Three Essential Cloud Security Techniques for Law Firms
As I mentioned in an earlier post, law firms have become more frequent targets for external attackers, but that doesn’t necessarily mean that they are limited to on-premises data management strategies. By combining a cloud provider’s security expertise and practices with additional security measures, businesses can gain the cost and efficiency advantages of the cloud while also:
- Preventing accidental transmission of sensitive data to cloud services
- Segregating duties and protecting data that is intentionally stored in the cloud
- Tightly governing how cloud applications are used
Preventing Accidental Data Leakage
As the use of cloud applications grows at law firms, it’s important for IT security teams to delineate between applications that are approved destinations for sensitive data and those that are not. Even when this occurs, it is often unrealistic to expect busy professionals to recognize and remember the difference.
Vaultive can implement automated policy controls to prevent this type of data leakage by inspecting content transmitted to specific cloud services in real-time. These controls can block files from going to the cloud based on data matches and selectively redact text entered into particular fields, as needed. Restrictions can include simple matching against content classification trigger words (e.g., “Client Confidential”) or exact matching against data sets, such as a hashed list of client names.
Segregating Duties and Protecting Sensitive Data
As the sanctioned use of cloud applications expands, law firms will intentionally store certain types of sensitive data in the cloud which will require additional security measures.
The theoretical ability of a cloud provider to access data stored in its systems is enough to give many law firms pause, but it is possible to isolate cloud-hosted data from the cloud provider using encryption with customer-held keys.
Vaultive makes this practical through a patented technique that encrypts data while preserving key functionality such as searching and sorting. Combining the ability to encrypt and preserve application functionality assures firms that unauthorized access to a cloud provider’s infrastructure will not compromise their data while also maintaining the productivity of their legal professionals.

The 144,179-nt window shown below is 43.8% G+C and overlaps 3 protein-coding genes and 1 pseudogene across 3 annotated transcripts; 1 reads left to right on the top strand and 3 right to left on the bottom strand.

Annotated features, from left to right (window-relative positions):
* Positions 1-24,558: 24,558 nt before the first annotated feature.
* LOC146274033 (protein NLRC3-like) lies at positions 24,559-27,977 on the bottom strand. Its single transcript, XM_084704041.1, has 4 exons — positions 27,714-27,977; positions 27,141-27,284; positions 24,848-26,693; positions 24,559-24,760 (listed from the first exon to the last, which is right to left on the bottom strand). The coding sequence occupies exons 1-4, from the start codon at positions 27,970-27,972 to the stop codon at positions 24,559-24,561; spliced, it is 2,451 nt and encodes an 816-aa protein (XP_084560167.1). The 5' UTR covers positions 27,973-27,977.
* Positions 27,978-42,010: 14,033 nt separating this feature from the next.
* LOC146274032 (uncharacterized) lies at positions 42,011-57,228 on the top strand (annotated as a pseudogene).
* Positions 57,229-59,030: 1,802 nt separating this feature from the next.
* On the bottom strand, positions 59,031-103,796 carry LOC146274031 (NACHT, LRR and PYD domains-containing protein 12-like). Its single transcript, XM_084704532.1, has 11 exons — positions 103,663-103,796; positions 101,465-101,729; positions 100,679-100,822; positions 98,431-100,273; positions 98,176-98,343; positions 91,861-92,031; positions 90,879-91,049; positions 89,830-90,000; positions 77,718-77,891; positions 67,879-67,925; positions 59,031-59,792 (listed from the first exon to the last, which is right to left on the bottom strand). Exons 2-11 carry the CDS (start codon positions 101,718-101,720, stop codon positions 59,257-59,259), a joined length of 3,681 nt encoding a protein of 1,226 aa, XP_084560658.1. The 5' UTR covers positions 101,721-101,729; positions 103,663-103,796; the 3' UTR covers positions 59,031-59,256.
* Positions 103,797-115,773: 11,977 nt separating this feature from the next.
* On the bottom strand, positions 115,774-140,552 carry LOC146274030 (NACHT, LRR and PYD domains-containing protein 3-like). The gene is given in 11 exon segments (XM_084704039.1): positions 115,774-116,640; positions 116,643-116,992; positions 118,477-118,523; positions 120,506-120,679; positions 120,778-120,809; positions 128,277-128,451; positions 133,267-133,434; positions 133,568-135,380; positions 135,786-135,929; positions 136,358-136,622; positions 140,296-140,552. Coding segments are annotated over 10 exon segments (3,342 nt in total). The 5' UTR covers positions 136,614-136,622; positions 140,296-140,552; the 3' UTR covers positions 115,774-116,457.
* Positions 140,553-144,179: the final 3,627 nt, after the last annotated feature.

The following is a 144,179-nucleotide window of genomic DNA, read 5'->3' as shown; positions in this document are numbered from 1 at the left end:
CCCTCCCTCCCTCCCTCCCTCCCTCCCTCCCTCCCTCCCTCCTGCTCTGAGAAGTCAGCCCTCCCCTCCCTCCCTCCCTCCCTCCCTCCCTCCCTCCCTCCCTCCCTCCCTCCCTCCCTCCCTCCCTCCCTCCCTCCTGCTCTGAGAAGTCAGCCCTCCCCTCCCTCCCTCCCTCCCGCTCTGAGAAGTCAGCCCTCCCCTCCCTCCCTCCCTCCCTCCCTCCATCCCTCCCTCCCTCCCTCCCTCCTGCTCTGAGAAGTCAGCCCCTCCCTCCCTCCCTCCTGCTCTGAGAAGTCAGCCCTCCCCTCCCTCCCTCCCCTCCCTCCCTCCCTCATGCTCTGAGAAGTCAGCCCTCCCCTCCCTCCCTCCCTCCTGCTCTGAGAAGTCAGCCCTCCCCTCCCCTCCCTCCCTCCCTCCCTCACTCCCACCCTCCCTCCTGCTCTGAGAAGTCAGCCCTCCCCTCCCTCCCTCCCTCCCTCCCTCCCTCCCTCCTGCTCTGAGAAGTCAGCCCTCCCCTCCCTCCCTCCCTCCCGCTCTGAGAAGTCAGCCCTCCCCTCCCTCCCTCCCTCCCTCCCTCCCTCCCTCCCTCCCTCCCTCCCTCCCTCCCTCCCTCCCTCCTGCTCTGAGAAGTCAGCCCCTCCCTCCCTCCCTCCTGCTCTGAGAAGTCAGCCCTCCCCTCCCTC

Governing Cloud Application Usage
Even when data is protected through encryption and other measures, the flexible and collaborative nature of cloud applications can bring an increased risk of human error. For example, there have been numerous recent examples of misconfigured Amazon Web Services storage buckets leaving sensitive information accessible on the public internet.
The nimble and elastic nature of cloud services can cause usage expansion to outpace security practices. It’s also easy for new insider threats to emerge, such as the ability for cloud service administrators to unnecessarily access large quantities of sensitive documents and executive email accounts.
Law firms can mitigate these types of risks by using the Vaultive platform to implement cloud privilege management policies that can selectively apply additional security to high-sensitivity workflows. Examples might include:
- Throttling the number of new cloud resources a user can spin up per day
- Inserting management approval workflows for certain sensitive actions (e.g., accessing a firm partner’s mailbox)
- Requiring step-up authentication for specific cloud application workflows (e.g., bulk export of records)
While law firms often have the resources to maintain on-premises IT infrastructure, it’s no longer a necessity for them to forgo the efficiency and cost benefits of cloud services. With the right tools and practices in place, migration to the cloud can even result in a stronger security posture.
Are you interested in learning more about how your law firm can use the cloud securely? A short introductory conversation and demo with the Vaultive team is a great place to start.
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